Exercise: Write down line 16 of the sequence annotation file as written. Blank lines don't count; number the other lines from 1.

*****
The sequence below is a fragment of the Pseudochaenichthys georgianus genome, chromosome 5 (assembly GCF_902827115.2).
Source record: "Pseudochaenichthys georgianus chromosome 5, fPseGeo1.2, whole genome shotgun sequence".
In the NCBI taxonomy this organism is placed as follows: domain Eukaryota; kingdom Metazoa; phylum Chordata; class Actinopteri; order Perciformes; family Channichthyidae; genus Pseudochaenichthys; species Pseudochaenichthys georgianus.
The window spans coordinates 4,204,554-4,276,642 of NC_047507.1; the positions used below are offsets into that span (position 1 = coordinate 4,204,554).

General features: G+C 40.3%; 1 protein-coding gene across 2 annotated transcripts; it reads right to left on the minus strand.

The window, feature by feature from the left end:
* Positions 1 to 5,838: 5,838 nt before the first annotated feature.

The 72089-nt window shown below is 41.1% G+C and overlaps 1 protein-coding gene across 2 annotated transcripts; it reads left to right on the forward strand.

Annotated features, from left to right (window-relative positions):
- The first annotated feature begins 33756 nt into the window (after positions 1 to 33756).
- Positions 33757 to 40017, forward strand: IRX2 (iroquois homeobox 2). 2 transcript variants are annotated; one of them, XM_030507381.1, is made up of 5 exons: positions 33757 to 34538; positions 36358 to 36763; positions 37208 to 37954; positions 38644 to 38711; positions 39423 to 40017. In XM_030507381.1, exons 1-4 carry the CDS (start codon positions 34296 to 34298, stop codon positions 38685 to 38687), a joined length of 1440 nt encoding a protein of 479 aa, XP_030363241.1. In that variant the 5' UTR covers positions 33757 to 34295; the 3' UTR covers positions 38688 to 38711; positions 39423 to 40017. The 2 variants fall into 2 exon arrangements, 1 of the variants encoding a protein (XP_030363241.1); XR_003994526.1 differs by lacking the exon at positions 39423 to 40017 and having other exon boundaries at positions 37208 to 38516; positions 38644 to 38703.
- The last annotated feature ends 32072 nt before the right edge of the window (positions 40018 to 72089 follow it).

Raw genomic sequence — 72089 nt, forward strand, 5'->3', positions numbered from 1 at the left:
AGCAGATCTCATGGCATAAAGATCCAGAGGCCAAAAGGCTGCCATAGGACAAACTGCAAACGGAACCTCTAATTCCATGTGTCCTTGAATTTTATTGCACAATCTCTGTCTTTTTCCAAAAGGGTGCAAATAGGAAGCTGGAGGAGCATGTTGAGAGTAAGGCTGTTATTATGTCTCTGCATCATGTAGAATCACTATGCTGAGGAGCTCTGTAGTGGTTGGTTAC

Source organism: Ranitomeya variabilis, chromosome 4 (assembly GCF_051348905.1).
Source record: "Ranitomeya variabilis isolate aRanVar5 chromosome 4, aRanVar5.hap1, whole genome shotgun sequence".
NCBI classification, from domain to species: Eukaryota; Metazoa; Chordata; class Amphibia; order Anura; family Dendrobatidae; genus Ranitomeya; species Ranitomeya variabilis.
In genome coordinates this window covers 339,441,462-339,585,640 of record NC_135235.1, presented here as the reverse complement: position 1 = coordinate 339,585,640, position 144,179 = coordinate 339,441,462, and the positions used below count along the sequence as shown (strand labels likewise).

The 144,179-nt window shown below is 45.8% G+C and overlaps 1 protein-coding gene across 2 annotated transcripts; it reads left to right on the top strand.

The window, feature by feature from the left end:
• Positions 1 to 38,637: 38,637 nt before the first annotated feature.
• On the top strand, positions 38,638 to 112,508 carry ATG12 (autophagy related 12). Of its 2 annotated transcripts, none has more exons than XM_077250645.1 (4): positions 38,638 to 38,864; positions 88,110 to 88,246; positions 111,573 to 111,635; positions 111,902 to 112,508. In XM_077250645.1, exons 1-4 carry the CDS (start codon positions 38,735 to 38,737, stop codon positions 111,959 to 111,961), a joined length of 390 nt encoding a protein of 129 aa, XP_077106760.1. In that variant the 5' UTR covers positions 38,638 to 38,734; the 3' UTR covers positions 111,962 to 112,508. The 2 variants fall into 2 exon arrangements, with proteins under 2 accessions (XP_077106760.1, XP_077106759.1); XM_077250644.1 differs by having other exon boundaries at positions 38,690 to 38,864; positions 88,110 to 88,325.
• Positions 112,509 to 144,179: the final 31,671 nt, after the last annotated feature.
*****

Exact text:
Source record: "Ranitomeya variabilis isolate aRanVar5 chromosome 4, aRanVar5.hap1, whole genome shotgun sequence".